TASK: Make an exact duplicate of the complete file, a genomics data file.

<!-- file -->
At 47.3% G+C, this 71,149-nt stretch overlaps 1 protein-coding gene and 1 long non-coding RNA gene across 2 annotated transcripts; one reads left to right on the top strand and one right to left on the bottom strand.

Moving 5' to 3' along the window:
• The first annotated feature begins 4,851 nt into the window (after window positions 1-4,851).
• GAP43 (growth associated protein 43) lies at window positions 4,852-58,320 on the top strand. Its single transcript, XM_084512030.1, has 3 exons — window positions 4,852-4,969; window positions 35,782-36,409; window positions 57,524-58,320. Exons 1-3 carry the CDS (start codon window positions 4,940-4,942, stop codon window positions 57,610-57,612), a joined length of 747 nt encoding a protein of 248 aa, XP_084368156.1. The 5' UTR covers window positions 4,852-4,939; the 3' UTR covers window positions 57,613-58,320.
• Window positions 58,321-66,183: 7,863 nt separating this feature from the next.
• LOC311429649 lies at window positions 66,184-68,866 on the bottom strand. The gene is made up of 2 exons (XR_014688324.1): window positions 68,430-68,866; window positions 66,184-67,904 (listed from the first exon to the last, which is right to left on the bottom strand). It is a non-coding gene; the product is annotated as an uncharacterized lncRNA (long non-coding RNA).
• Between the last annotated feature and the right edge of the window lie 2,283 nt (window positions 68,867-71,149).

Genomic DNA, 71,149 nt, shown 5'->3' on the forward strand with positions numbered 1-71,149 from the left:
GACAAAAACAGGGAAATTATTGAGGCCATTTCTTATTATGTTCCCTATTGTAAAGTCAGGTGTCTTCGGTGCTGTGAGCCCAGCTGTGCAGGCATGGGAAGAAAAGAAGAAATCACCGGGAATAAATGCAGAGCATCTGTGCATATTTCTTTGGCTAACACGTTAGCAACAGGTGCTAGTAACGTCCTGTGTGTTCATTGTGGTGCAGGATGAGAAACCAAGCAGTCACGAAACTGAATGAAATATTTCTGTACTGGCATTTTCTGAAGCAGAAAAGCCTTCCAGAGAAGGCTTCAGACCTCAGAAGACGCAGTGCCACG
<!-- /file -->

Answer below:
At 47.3% G+C, this 71,149-nt stretch overlaps 1 protein-coding gene and 1 long non-coding RNA gene across 2 annotated transcripts; one reads left to right on the top strand and one right to left on the bottom strand.

Moving 5' to 3' along the window:
• The first annotated feature begins 4,851 nt into the window (after window positions 1-4,851).
• GAP43 (growth associated protein 43) lies at window positions 4,852-58,320 on the top strand. Its single transcript, XM_084512030.1, has 3 exons — window positions 4,852-4,969; window positions 35,782-36,409; window positions 57,524-58,320. Exons 1-3 carry the CDS (start codon window positions 4,940-4,942, stop codon window positions 57,610-57,612), a joined length of 747 nt encoding a protein of 248 aa, XP_084368156.1. The 5' UTR covers window positions 4,852-4,939; the 3' UTR covers window positions 57,613-58,320.
• Window positions 58,321-66,183: 7,863 nt separating this feature from the next.
• LOC311429649 lies at window positions 66,184-68,866 on the bottom strand. The gene is made up of 2 exons (XR_014688324.1): window positions 68,430-68,866; window positions 66,184-67,904 (listed from the first exon to the last, which is right to left on the bottom strand). It is a non-coding gene; the product is annotated as an uncharacterized lncRNA (long non-coding RNA).
• Between the last annotated feature and the right edge of the window lie 2,283 nt (window positions 68,867-71,149).

Genomic DNA, 71,149 nt, shown 5'->3' on the forward strand with positions numbered 1-71,149 from the left:
GACAAAAACAGGGAAATTATTGAGGCCATTTCTTATTATGTTCCCTATTGTAAAGTCAGGTGTCTTCGGTGCTGTGAGCCCAGCTGTGCAGGCATGGGAAGAAAAGAAGAAATCACCGGGAATAAATGCAGAGCATCTGTGCATATTTCTTTGGCTAACACGTTAGCAACAGGTGCTAGTAACGTCCTGTGTGTTCATTGTGGTGCAGGATGAGAAACCAAGCAGTCACGAAACTGAATGAAATATTTCTGTACTGGCATTTTCTGAAGCAGAAAAGCCTTCCAGAGAAGGCTTCAGACCTCAGAAGACGCAGTGCCACG